complexities of money laundering have long been associated with
concealing the true nature of proceeds generated from the drug
cartels, the tragedies of September 11th also underscore the need for
aggressive and vigilant anti-money laundering efforts which target the
movement of funds into this country for the purpose of criminal
activity -- especially funds earmarked for terror. In response to this
need, the implementation of the 2001 Money Laundering Strategy
includes several specific steps to dismantle and disrupt the financing
of terrorist activities.
Recent Steps
As Secretary O'Neill has stated publicly, the Treasury Department's
top priority is to dismantle the financial infrastructure of the
terrorist groups in question. To that end, we will deploy all of our
resources to trace and block the funds of those who engage in these
heinous acts of murder as well as those who harbor them and fund them.
Two days ago, President Bush signed a new Executive Order under the
International Emergency Economic Powers Act (IEEPA) blocking the
assets of, and transactions with, terrorist organizations and certain
charitable, humanitarian, and business organizations that finance or
support terrorism. To fulfill President Bush's pledge to eliminate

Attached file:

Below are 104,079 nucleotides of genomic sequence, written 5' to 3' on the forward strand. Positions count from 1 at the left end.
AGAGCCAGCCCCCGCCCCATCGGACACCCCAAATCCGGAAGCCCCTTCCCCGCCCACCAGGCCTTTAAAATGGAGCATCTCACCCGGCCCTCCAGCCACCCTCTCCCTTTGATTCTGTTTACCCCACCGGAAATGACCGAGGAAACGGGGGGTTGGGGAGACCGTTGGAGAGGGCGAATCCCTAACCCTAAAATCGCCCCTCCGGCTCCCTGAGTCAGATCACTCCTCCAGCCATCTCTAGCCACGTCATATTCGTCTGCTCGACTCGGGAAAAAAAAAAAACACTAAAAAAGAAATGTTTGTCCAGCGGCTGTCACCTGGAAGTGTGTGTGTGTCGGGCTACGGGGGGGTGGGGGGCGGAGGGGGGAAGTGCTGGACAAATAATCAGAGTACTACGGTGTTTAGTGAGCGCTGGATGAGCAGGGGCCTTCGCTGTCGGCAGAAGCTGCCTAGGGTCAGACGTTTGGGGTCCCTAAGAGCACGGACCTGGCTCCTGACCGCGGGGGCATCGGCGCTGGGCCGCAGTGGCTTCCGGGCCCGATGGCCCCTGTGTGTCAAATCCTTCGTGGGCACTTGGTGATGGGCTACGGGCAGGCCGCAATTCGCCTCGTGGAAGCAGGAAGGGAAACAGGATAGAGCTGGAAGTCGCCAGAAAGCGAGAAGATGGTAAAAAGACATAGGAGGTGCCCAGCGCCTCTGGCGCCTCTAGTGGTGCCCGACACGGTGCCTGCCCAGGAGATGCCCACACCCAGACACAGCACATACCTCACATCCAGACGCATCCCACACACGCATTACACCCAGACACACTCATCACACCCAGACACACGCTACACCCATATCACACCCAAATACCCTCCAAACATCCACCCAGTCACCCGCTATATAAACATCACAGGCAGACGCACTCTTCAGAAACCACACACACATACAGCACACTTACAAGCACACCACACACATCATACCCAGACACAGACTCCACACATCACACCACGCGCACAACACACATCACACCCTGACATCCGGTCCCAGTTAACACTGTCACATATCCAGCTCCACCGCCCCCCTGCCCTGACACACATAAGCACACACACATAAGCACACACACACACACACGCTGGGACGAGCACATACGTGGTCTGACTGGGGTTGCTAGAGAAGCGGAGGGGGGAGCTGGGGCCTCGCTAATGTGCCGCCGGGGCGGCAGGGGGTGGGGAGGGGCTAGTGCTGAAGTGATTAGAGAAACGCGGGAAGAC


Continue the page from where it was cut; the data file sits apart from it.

safe havens for those who perpetrate acts of terror, we will use every
tool at our disposal to pursue and eliminate terrorist fundraising
International Cooperation
Because terrorism is global in nature, international cooperation must
be an essential component of any enforcement strategy if it is to be
successful. The Treasury Department has already taken steps to
capitalize on the spirit of international cooperation and is in the
process of working diligently with our counterparts abroad to ensure
that accounts under their jurisdiction linked to terrorist
organizations will be frozen.
Foreign Terrorist Asset Tracking Center
Another important step that Treasury has taken in light of the
September 11th attacks, was to get our new inter-agency team, the
Foreign Terrorist Asset Tracking Center (FTAT) up and running. FTAT is
dedicated to identifying the financial infrastructure of terrorist
organizations worldwide and curtail their ability to move money
through the international banking system. FTAT represents a
preventative, proactive, and strategic approach to using financial
data to target and curb terrorist financing worldwide. This team will
ultimately be transformed into a permanent Foreign Terrorist Asset
Tracking Center in the Treasury Department's Office of Foreign Asset
Control (OFAC). This is an extraordinary effort that really
illustrates the Treasury Department's creativity in developing new
ways to combat terrorism.
In addition, agents and analysts from Treasury's law enforcement
bureaus -- the U.S. Customs Service, U.S. Secret Service, Internal
Revenue Service-Criminal Investigation, and Financial Crimes
Enforcement Network -- as well as analysts from the intelligence
community will be coordinating efforts, and Treasury law enforcement
bureaus will continue to coordinate closely with the Department of
Justice and Federal Bureau of Investigation on these matters.